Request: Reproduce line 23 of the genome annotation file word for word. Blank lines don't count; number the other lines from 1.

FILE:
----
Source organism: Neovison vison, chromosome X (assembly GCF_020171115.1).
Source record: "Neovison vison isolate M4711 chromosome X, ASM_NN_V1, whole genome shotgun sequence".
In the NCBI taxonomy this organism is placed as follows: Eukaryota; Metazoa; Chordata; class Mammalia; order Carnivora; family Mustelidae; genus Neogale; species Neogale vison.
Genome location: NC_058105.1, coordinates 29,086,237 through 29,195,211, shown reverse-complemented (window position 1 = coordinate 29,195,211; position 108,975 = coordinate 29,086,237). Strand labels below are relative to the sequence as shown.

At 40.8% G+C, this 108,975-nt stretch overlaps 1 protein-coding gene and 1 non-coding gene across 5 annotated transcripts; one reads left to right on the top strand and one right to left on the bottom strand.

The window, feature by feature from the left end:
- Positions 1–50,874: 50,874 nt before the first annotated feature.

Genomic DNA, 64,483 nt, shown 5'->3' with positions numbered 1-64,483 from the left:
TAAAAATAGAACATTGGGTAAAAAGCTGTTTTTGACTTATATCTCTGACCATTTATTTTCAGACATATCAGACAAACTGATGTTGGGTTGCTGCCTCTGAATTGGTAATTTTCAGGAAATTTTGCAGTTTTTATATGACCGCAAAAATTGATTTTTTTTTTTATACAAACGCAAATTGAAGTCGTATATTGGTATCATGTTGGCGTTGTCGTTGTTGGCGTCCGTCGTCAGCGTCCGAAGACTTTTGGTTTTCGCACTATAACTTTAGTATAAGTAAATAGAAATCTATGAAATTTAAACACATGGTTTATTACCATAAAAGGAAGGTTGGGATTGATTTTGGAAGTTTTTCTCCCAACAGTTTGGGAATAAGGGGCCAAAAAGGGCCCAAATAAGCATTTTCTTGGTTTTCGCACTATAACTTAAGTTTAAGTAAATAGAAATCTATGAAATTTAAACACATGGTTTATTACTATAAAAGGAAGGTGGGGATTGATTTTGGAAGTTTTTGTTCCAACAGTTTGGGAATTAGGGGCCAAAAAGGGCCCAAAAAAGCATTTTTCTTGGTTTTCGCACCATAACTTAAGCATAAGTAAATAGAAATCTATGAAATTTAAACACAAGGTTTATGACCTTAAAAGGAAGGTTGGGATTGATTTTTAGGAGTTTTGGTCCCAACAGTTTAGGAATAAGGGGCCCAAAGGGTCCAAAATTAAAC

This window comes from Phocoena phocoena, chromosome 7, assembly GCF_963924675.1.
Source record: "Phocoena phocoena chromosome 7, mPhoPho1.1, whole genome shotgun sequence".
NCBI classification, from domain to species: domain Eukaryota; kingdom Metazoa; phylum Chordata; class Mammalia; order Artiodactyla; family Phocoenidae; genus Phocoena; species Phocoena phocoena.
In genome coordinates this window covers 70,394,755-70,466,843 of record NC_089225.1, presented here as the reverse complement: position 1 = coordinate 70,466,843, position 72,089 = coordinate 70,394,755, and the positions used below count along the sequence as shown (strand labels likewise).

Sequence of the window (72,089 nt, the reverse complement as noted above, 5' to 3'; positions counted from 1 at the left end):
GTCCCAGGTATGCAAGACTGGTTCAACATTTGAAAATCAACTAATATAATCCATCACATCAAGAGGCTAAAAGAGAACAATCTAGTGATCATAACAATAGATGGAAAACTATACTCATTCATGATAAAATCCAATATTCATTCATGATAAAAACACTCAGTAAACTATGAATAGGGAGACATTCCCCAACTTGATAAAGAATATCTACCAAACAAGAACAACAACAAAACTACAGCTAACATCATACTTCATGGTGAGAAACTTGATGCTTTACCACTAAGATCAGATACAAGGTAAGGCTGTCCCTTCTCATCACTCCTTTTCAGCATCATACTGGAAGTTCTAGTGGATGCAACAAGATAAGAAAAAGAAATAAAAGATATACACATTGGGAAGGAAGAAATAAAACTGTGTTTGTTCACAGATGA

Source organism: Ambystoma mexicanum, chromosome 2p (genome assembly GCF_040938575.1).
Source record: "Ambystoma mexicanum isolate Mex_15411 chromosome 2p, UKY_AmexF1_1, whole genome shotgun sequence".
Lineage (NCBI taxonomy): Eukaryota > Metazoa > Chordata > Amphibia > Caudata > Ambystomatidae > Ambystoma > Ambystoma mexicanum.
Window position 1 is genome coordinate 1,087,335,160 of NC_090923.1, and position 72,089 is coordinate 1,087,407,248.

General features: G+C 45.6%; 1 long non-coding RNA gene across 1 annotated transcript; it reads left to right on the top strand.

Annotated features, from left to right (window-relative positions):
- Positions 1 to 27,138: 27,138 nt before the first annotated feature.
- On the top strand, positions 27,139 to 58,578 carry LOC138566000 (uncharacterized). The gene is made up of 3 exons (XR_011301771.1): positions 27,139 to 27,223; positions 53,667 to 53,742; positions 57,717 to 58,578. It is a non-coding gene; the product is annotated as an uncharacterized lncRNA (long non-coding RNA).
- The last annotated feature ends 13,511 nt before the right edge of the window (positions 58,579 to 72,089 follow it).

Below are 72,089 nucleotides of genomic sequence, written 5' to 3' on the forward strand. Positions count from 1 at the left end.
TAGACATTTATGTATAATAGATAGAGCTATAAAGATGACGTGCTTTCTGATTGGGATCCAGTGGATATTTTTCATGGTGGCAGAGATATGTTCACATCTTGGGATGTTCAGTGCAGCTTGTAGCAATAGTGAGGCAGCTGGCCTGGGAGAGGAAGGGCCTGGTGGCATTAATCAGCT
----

- On the top strand, positions 27,139 to 58,578 carry LOC138566000 (uncharacterized). The gene is made up of 3 exons (XR_011301771.1): positions 27,139 to 27,223; positions 53,667 to 53,742; positions 57,717 to 58,578. It is a non-coding gene; the product is annotated as an uncharacterized lncRNA (long non-coding RNA).